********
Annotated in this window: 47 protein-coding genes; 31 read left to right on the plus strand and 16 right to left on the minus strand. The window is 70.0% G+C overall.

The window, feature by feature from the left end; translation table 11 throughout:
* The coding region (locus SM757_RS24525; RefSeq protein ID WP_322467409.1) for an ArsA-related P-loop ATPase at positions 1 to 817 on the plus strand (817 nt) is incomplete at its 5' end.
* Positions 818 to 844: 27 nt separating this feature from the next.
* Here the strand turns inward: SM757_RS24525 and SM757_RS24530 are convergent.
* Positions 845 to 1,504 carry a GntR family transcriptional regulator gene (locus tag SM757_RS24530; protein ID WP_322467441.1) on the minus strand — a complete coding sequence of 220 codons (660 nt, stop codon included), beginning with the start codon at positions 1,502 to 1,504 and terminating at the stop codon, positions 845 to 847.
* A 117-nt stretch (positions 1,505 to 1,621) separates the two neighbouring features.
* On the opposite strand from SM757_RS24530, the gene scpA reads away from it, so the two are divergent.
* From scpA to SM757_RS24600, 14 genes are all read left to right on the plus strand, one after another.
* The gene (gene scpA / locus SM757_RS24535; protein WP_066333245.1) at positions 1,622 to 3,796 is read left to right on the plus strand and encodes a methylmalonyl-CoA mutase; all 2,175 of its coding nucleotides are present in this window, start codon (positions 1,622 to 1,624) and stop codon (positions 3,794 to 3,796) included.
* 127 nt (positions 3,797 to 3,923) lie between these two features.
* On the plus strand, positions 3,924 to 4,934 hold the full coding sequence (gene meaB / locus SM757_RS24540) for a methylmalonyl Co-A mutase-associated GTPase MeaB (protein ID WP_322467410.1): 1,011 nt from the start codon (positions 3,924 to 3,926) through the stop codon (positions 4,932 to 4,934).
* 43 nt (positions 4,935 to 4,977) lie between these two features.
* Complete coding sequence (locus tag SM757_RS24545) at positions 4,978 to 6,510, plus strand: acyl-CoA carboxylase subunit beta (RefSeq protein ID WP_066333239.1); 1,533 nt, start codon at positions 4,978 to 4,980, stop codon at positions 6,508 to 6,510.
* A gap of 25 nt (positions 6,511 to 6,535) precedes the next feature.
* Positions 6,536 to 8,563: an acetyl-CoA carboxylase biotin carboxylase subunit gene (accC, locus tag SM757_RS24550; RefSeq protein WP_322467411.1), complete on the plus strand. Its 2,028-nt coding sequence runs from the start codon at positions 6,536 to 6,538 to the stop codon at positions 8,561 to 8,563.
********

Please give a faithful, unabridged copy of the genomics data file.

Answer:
Annotated in this window: 47 protein-coding genes; 31 read left to right on the plus strand and 16 right to left on the minus strand. The window is 70.0% G+C overall.

The window, feature by feature from the left end; translation table 11 throughout:
* The coding region (locus SM757_RS24525; RefSeq protein ID WP_322467409.1) for an ArsA-related P-loop ATPase at positions 1 to 817 on the plus strand (817 nt) is incomplete at its 5' end.
* Positions 818 to 844: 27 nt separating this feature from the next.
* Here the strand turns inward: SM757_RS24525 and SM757_RS24530 are convergent.
* Positions 845 to 1,504 carry a GntR family transcriptional regulator gene (locus tag SM757_RS24530; protein ID WP_322467441.1) on the minus strand — a complete coding sequence of 220 codons (660 nt, stop codon included), beginning with the start codon at positions 1,502 to 1,504 and terminating at the stop codon, positions 845 to 847.
* A 117-nt stretch (positions 1,505 to 1,621) separates the two neighbouring features.
* On the opposite strand from SM757_RS24530, the gene scpA reads away from it, so the two are divergent.
* From scpA to SM757_RS24600, 14 genes are all read left to right on the plus strand, one after another.
* The gene (gene scpA / locus SM757_RS24535; protein WP_066333245.1) at positions 1,622 to 3,796 is read left to right on the plus strand and encodes a methylmalonyl-CoA mutase; all 2,175 of its coding nucleotides are present in this window, start codon (positions 1,622 to 1,624) and stop codon (positions 3,794 to 3,796) included.
* 127 nt (positions 3,797 to 3,923) lie between these two features.
* On the plus strand, positions 3,924 to 4,934 hold the full coding sequence (gene meaB / locus SM757_RS24540) for a methylmalonyl Co-A mutase-associated GTPase MeaB (protein ID WP_322467410.1): 1,011 nt from the start codon (positions 3,924 to 3,926) through the stop codon (positions 4,932 to 4,934).
* 43 nt (positions 4,935 to 4,977) lie between these two features.
* Complete coding sequence (locus tag SM757_RS24545) at positions 4,978 to 6,510, plus strand: acyl-CoA carboxylase subunit beta (RefSeq protein ID WP_066333239.1); 1,533 nt, start codon at positions 4,978 to 4,980, stop codon at positions 6,508 to 6,510.
* A gap of 25 nt (positions 6,511 to 6,535) precedes the next feature.
* Positions 6,536 to 8,563: an acetyl-CoA carboxylase biotin carboxylase subunit gene (accC, locus tag SM757_RS24550; RefSeq protein WP_322467411.1), complete on the plus strand. Its 2,028-nt coding sequence runs from the start codon at positions 6,536 to 6,538 to the stop codon at positions 8,561 to 8,563.